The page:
It takes a village to raise a bilingual child:
Let’s ban old myths and build a village that welcomes all languages!
For centuries, we have seen families across the world moving to a new country, adapting to a new way of living and hoping that their children would have better opportunities, develop a strong sense of belonging and retain some attachment to their heritage. We also know that for many years migrants have been told not to speak their language to their children or to prioritise the language of the place where they settled. The negative attitudes towards bilingualism have pervaded most western societies in the last century, meaning that many families have missed out on the opportunity of passing their language to their children.
The belief that it is best to only speak one language has created fictitious hierarchies of languages, pushing society to believe that languages cannot co-exist harmoniously.
To this day, some of the common myths about bilingualism are still widespread. I regularly meet parents from all corners of the world who tell me that they are not sure whether speaking their own language to their children while living in Ireland is a good idea. They are afraid that their child might not integrate, that they may not cope with two languages or they fear the judgement of others.
Some other parents say that they were keen on giving the gift of language to their children, but were told not to do it. Some stopped speaking their language to their children because their GP, speech and language therapist, public health nurse or preschool teacher had recommended to “stick to English”. I am certain that every single person who gave this recommendation had a genuine interest in the wellbeing of the child and did not mean any harm. After all, many people survive just speaking one language, so what is the harm?
Language is connection
All the research points in the same direction: to say it in a few words, the seemingly harmless piece of advice to not speak one’s mother tongue has consequences in a child’s life way beyond childhood. If the parents follow this advice, their child won’t grow up immersed in the language of the parents, often hearing the parents or grandparents use the language, but being disconnected from the conversation, as the family have chosen a different language to communicate with the child. This can cause the child, and later the adult, to feel that they don’t fully belong. Another obvious consequence is that the child might be completely disconnected from family members who only speak that language. We hear endless stories of young adults who are desperate to reconnect with their heritage in order to put together the pieces of their identity puzzle, but not having the language stops them from rebuilding meaningful relationships with their extended family.
The incredible contradiction about this is that people who give up their own language may do it in favour of integration, without realising that connection to one’s heritage is fundamental to the development of a strong sense of identity, which in turn supports successful integration. Living through more than one language or culture is not what makes children feel “different”. What makes children feel different is the judgment of people who think that living through more than one language or culture is not “the norm”.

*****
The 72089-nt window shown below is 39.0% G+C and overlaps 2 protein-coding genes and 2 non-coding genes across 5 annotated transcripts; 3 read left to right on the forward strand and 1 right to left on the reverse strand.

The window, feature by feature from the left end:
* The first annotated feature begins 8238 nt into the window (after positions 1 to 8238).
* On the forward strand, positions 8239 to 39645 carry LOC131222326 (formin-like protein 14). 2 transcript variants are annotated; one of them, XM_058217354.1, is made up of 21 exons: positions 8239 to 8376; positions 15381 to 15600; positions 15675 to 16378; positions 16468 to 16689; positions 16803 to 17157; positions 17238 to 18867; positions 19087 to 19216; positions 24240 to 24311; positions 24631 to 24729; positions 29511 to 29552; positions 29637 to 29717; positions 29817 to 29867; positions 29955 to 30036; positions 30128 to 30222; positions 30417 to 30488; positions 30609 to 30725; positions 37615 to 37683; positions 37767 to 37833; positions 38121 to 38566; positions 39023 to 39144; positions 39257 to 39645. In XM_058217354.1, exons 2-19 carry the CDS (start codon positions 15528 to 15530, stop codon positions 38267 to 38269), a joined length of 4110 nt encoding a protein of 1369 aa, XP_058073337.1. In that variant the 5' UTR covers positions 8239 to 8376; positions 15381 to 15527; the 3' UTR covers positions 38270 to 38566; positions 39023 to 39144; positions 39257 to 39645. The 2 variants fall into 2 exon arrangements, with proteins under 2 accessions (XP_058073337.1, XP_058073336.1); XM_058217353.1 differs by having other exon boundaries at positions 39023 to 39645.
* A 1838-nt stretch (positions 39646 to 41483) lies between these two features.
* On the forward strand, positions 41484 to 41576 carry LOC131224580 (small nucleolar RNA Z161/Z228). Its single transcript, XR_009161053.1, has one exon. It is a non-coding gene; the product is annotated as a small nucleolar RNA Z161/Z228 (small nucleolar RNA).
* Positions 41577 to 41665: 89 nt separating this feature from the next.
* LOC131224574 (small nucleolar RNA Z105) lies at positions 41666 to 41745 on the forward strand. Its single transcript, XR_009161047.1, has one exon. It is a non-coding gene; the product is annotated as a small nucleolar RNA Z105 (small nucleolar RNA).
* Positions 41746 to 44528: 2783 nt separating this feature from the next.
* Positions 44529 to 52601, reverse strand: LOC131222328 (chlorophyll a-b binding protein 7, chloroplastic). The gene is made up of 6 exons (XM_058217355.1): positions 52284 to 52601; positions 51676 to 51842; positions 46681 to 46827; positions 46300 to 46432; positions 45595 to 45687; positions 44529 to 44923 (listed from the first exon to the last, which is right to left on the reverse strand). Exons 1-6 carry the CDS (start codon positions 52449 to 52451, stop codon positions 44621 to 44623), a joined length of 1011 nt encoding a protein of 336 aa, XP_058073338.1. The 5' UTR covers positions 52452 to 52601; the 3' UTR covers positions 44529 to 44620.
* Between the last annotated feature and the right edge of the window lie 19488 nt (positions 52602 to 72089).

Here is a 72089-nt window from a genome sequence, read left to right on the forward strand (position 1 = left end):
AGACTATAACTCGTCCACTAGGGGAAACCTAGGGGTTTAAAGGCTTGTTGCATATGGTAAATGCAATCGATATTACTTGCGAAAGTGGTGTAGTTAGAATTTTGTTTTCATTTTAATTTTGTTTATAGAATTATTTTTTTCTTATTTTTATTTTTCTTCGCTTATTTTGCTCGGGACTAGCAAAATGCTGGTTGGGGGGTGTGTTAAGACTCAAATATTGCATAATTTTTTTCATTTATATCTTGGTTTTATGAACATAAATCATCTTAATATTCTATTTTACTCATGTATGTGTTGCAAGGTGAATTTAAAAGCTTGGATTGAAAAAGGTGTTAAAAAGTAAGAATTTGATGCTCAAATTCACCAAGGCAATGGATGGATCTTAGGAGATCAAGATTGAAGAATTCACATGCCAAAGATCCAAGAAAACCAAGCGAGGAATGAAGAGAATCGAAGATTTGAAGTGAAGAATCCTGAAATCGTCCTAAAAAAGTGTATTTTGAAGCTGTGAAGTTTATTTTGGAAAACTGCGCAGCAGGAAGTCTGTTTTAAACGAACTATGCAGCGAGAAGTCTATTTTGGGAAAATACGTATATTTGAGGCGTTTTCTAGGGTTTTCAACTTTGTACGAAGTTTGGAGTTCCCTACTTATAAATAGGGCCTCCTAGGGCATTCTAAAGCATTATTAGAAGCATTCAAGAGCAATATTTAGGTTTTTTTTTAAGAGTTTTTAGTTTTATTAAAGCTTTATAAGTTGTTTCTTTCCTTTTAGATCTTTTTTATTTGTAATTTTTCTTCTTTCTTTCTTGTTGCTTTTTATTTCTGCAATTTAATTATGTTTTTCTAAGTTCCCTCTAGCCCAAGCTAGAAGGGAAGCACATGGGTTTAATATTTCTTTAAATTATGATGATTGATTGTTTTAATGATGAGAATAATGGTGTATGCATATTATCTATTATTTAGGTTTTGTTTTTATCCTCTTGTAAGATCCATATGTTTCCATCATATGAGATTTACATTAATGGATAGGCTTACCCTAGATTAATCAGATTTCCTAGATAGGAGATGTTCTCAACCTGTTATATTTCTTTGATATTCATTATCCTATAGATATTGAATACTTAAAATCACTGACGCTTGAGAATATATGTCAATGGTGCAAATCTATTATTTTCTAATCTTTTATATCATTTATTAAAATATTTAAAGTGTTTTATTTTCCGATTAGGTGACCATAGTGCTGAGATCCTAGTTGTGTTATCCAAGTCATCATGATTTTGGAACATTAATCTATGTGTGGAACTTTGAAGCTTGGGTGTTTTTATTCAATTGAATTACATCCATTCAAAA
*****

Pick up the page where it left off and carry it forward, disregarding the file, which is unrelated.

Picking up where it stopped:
Why did you not speak your language to me?
To an outsider, children who don’t speak the language of their parents may seem indifferent to it. After all, they speak English, and this language is allowing them to make friends, succeed in school, build a career nationally or internationally. Of course, children are not indifferent to their family’s languages. In my experience with children and young adults I have seen that it can take as long as 20 years for someone to verbalise their feelings and finally turn to the parents to say: “why did you not speak your language to me”?
At that point, that seemingly harmless piece of advice or passing remark that impacted the parents’ decision may seem very distant. At the time it might have seemed like a good idea to stick to one language, but years later it is impossible to rebuild 20 years of language development, 20 years of connections, experiences, friendships.
This is why Mother Tongues exists. Because in 20 years’ time we want to hear positive stories of adults who have grown strong in their linguistic and cultural identity, in all of its complexity and its surprising discoveries.
We exist because we want to make sure that parents develop successful approaches to raising children with multiple languages, confident in the support of others throughout this journey. For this reason, we have developed a range of initiatives for parents and we continue to reach more and more parents every year across the island of Ireland.
We know that for change to happen we can’t place all the burden on parents. We need everyone in society to be positive about bilingualism and supportive of parents who make the choice to pass their mother tongue to their children. The phrase “it takes a village to raise a child” is really key in this context. A parent alone cannot withstand the challenges of passing their own language to their child if this is seen negatively by others.
At Mother Tongues, we work tirelessly to build an Ireland where families, communities and professionals work together to empower each child to embrace all of their languages and cultures and respect and value those of others.
You can come on the journey with us this year and celebrate International Mother Language Day throughout February 2022. No matter how big or small your involvement will be, it will be significant in showing that multilingualism is something to celebrate together!
Dr Francesca La Morgia
Director and founder of Mother Tongues
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